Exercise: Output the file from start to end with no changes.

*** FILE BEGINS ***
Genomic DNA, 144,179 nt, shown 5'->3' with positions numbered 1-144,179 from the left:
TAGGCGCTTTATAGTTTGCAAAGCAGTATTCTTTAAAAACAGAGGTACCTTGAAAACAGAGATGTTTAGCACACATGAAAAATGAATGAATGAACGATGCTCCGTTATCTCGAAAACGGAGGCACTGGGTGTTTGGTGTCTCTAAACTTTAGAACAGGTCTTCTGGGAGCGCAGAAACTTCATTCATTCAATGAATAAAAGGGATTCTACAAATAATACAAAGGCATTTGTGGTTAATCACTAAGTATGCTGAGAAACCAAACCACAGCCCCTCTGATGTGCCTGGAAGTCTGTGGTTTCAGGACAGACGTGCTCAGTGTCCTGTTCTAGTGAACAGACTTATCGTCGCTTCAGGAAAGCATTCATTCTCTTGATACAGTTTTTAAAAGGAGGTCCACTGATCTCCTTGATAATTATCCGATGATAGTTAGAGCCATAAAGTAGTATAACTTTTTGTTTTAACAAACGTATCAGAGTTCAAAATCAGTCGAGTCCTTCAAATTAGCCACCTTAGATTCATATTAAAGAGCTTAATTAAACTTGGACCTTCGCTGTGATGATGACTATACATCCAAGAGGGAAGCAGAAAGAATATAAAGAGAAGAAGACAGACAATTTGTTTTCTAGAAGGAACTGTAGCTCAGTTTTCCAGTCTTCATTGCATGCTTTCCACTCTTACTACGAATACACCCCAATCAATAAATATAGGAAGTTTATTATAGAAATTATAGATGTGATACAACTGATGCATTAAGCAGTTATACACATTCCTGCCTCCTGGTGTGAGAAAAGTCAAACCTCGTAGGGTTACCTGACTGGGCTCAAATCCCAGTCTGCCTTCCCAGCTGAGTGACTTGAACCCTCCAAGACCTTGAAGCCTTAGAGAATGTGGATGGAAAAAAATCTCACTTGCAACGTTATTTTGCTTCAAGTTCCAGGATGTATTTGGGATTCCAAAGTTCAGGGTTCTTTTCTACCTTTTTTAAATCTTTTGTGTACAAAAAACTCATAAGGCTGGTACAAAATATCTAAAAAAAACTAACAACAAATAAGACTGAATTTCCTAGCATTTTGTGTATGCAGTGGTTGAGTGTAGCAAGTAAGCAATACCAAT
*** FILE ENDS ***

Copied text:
Genomic DNA, 144,179 nt, shown 5'->3' with positions numbered 1-144,179 from the left:
TAGGCGCTTTATAGTTTGCAAAGCAGTATTCTTTAAAAACAGAGGTACCTTGAAAACAGAGATGTTTAGCACACATGAAAAATGAATGAATGAACGATGCTCCGTTATCTCGAAAACGGAGGCACTGGGTGTTTGGTGTCTCTAAACTTTAGAACAGGTCTTCTGGGAGCGCAGAAACTTCATTCATTCAATGAATAAAAGGGATTCTACAAATAATACAAAGGCATTTGTGGTTAATCACTAAGTATGCTGAGAAACCAAACCACAGCCCCTCTGATGTGCCTGGAAGTCTGTGGTTTCAGGACAGACGTGCTCAGTGTCCTGTTCTAGTGAACAGACTTATCGTCGCTTCAGGAAAGCATTCATTCTCTTGATACAGTTTTTAAAAGGAGGTCCACTGATCTCCTTGATAATTATCCGATGATAGTTAGAGCCATAAAGTAGTATAACTTTTTGTTTTAACAAACGTATCAGAGTTCAAAATCAGTCGAGTCCTTCAAATTAGCCACCTTAGATTCATATTAAAGAGCTTAATTAAACTTGGACCTTCGCTGTGATGATGACTATACATCCAAGAGGGAAGCAGAAAGAATATAAAGAGAAGAAGACAGACAATTTGTTTTCTAGAAGGAACTGTAGCTCAGTTTTCCAGTCTTCATTGCATGCTTTCCACTCTTACTACGAATACACCCCAATCAATAAATATAGGAAGTTTATTATAGAAATTATAGATGTGATACAACTGATGCATTAAGCAGTTATACACATTCCTGCCTCCTGGTGTGAGAAAAGTCAAACCTCGTAGGGTTACCTGACTGGGCTCAAATCCCAGTCTGCCTTCCCAGCTGAGTGACTTGAACCCTCCAAGACCTTGAAGCCTTAGAGAATGTGGATGGAAAAAAATCTCACTTGCAACGTTATTTTGCTTCAAGTTCCAGGATGTATTTGGGATTCCAAAGTTCAGGGTTCTTTTCTACCTTTTTTAAATCTTTTGTGTACAAAAAACTCATAAGGCTGGTACAAAATATCTAAAAAAAACTAACAACAAATAAGACTGAATTTCCTAGCATTTTGTGTATGCAGTGGTTGAGTGTAGCAAGTAAGCAATACCAAT